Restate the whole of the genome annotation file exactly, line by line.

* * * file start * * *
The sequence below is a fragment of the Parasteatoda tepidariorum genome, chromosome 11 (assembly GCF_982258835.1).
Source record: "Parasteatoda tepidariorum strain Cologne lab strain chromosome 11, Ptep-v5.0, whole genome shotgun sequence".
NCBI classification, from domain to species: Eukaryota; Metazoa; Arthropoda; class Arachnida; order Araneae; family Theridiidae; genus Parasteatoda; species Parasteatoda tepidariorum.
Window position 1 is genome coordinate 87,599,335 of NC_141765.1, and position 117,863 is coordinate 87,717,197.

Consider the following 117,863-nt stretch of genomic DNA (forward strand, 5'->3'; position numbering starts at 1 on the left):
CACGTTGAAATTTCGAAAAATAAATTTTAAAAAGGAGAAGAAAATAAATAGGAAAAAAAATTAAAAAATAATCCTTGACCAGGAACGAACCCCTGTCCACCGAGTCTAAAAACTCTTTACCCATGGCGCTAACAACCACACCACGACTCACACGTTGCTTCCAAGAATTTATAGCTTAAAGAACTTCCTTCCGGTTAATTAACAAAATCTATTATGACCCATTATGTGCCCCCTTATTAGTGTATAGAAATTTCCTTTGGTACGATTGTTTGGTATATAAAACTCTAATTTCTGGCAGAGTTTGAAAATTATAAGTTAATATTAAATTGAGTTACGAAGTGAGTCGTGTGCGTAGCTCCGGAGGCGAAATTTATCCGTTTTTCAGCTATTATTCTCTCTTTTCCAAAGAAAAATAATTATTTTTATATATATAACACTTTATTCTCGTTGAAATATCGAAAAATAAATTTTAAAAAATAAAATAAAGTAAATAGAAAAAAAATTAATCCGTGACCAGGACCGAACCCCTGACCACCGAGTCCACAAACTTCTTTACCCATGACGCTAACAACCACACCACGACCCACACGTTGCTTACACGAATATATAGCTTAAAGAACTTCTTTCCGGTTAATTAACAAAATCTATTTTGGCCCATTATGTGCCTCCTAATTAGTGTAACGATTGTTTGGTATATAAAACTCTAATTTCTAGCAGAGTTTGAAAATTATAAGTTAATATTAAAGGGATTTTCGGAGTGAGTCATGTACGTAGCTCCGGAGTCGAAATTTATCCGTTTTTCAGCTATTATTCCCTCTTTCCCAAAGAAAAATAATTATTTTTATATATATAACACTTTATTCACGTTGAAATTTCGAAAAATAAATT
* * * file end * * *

The sequence below is a fragment of the Parasteatoda tepidariorum genome, chromosome 11 (assembly GCF_982258835.1).
Source record: "Parasteatoda tepidariorum strain Cologne lab strain chromosome 11, Ptep-v5.0, whole genome shotgun sequence".
NCBI classification, from domain to species: Eukaryota; Metazoa; Arthropoda; class Arachnida; order Araneae; family Theridiidae; genus Parasteatoda; species Parasteatoda tepidariorum.
Window position 1 is genome coordinate 87,599,335 of NC_141765.1, and position 117,863 is coordinate 87,717,197.

Consider the following 117,863-nt stretch of genomic DNA (forward strand, 5'->3'; position numbering starts at 1 on the left):
CACGTTGAAATTTCGAAAAATAAATTTTAAAAAGGAGAAGAAAATAAATAGGAAAAAAAATTAAAAAATAATCCTTGACCAGGAACGAACCCCTGTCCACCGAGTCTAAAAACTCTTTACCCATGGCGCTAACAACCACACCACGACTCACACGTTGCTTCCAAGAATTTATAGCTTAAAGAACTTCCTTCCGGTTAATTAACAAAATCTATTATGACCCATTATGTGCCCCCTTATTAGTGTATAGAAATTTCCTTTGGTACGATTGTTTGGTATATAAAACTCTAATTTCTGGCAGAGTTTGAAAATTATAAGTTAATATTAAATTGAGTTACGAAGTGAGTCGTGTGCGTAGCTCCGGAGGCGAAATTTATCCGTTTTTCAGCTATTATTCTCTCTTTTCCAAAGAAAAATAATTATTTTTATATATATAACACTTTATTCTCGTTGAAATATCGAAAAATAAATTTTAAAAAATAAAATAAAGTAAATAGAAAAAAAATTAATCCGTGACCAGGACCGAACCCCTGACCACCGAGTCCACAAACTTCTTTACCCATGACGCTAACAACCACACCACGACCCACACGTTGCTTACACGAATATATAGCTTAAAGAACTTCTTTCCGGTTAATTAACAAAATCTATTTTGGCCCATTATGTGCCTCCTAATTAGTGTAACGATTGTTTGGTATATAAAACTCTAATTTCTAGCAGAGTTTGAAAATTATAAGTTAATATTAAAGGGATTTTCGGAGTGAGTCATGTACGTAGCTCCGGAGTCGAAATTTATCCGTTTTTCAGCTATTATTCCCTCTTTCCCAAAGAAAAATAATTATTTTTATATATATAACACTTTATTCACGTTGAAATTTCGAAAAATAAATT